Since the beginning of the war, there has been speculation as to whether Belarus would join the Russian attack and invade Ukraine. There are some arguments in favor of Lukashenko’s entry into the war – but there are also some arguments against it. Will Belarus become an active war party – or will Belarus continue to act as a shadow player for Russia? An overview.

While the Russian armed forces are massively attacking the Donbass, Ukraine fears that neighboring Belarus will enter the war. It was only on Monday that Moscow and Minsk began joint air force exercises – fueling Ukraine’s fears. There is also growing concern that Russian forces are once again invading northern Ukraine from Belarus and targeting Kyiv again.

Since the beginning of the Russian war of aggression, there has been speculation as to whether Lukashenko would join Russia and attack the neighboring country. It is questionable whether this scenario could materialize or whether Russian forces in Belarus will attack northern Ukraine. FOCUS online gives you an overview of the pros and cons.

On Monday this week, Russia and Belarus launched joint air force maneuvers. Because: Belarus and Russia now have a joint military unit, which Lukashenko announced last October. He founded the joint “regional combat group” with an alleged provocation by NATO and the alleged threat from Ukraine, which according to Lukashenko are planning an attack on Belarus. Putin struck a similar note last year before his troops invaded Ukraine.

The agreed joint military unit is now giving Russia an official pretext to send thousands of soldiers, military equipment and combat aircraft to Belarus. Western military historians are also registering increasing deliveries of Russian war equipment and personnel to Belarus. Even the Belarusian defense minister said he was expecting up to 9,000 Russian soldiers.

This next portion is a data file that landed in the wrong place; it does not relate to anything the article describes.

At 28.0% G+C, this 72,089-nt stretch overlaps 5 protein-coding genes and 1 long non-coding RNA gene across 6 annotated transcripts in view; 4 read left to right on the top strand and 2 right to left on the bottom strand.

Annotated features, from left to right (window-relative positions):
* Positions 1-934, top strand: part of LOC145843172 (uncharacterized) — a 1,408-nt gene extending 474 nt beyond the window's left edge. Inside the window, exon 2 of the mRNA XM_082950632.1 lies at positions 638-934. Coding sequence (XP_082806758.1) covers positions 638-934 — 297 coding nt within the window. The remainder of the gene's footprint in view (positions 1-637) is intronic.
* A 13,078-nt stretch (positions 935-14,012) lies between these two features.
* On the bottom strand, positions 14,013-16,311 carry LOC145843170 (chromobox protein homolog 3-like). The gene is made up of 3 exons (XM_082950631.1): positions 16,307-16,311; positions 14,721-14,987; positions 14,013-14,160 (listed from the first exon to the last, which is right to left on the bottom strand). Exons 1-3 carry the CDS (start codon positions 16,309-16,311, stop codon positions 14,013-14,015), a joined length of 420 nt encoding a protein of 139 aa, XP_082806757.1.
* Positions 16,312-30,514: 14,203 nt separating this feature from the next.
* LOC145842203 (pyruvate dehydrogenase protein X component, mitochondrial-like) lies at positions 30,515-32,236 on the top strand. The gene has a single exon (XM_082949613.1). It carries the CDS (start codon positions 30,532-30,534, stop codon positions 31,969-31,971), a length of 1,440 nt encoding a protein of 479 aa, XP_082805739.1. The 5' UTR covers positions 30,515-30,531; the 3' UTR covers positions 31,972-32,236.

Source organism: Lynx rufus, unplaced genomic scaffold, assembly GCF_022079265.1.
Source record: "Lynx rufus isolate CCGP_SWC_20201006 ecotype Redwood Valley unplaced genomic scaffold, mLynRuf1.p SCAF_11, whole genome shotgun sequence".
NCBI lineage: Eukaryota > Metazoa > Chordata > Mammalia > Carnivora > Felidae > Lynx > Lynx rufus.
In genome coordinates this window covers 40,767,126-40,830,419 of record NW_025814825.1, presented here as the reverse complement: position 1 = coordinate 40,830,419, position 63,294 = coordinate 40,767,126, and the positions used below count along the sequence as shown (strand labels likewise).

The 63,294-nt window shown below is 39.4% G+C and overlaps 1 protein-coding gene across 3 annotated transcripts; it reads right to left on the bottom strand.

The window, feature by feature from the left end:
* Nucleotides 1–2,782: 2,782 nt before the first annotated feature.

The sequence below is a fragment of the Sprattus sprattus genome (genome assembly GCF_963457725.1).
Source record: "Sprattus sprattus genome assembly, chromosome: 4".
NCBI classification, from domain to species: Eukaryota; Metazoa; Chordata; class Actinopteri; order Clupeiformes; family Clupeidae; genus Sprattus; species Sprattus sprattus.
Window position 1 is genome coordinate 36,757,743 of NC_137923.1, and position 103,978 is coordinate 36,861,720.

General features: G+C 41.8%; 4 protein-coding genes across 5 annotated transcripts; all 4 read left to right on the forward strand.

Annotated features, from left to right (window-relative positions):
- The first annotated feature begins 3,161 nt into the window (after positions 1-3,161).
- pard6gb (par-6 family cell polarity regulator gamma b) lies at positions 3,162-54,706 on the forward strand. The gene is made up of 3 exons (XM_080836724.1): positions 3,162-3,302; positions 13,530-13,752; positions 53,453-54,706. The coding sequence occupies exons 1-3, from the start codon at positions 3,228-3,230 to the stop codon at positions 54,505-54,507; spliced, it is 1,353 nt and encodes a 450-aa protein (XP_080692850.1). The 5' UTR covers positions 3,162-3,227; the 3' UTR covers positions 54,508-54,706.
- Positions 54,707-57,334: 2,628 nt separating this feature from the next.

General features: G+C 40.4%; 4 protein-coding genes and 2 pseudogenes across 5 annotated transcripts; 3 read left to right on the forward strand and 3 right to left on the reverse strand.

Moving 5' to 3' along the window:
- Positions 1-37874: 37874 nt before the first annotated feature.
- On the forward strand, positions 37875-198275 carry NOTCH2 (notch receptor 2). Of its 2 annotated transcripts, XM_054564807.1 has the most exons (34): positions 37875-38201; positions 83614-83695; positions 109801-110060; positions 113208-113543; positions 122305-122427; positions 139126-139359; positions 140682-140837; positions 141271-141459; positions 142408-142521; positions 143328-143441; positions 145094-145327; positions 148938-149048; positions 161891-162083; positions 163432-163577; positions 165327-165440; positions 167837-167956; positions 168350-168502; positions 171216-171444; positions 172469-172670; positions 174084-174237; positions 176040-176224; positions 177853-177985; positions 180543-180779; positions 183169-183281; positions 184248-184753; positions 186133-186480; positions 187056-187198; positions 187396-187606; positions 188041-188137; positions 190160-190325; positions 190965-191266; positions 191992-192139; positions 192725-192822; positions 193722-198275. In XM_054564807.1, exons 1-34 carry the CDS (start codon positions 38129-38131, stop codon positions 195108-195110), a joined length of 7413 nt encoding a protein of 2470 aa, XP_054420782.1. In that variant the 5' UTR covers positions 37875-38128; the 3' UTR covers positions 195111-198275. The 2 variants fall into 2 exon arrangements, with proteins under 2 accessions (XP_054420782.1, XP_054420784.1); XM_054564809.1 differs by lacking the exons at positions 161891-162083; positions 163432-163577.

The Belarusian opposition politician Pawel Latuschka, who lives in exile, also reports that the Russian military presence in his own country is steadily growing – whether in terms of personnel or military equipment. It remains questionable whether this is actually just an exercise, as Lukashenko emphasized, or whether Russia will invade northern Ukraine again from Belarus – if not even the “regional combat group” moves together towards Kyiv.

The Belarusian opposition politician Pavel Latuschka, who lives in exile in Warsaw, warned earlier this year that Lukashenko could intervene in the Ukraine war alongside the Kremlin chief. There are indications of this, he reveals to the “RedaktionsNetzwerk Deutschland”. Because: “The census of all conscripts in Belarus is practically complete,” explains Latuschka. Therefore, Lukashenko only had to get the order from Putin and could start mobilizing directly.

According to the exiled Belarusian’s Minsk sources, all employees of the Belarusian Interior Ministry were asked to surrender their passports. According to Latuschka, this would prevent them from escaping in the event of war.

The fact that Lukashenko’s papers have been checked by his own conscripts in recent months also speaks in favor of a Belarusian mobilization. On Telegram, the Belarusian Ministry of Defense defended this approach rather cryptically: “This work made it possible to clarify among citizens the information necessary in connection with the emerging politico-military situation.”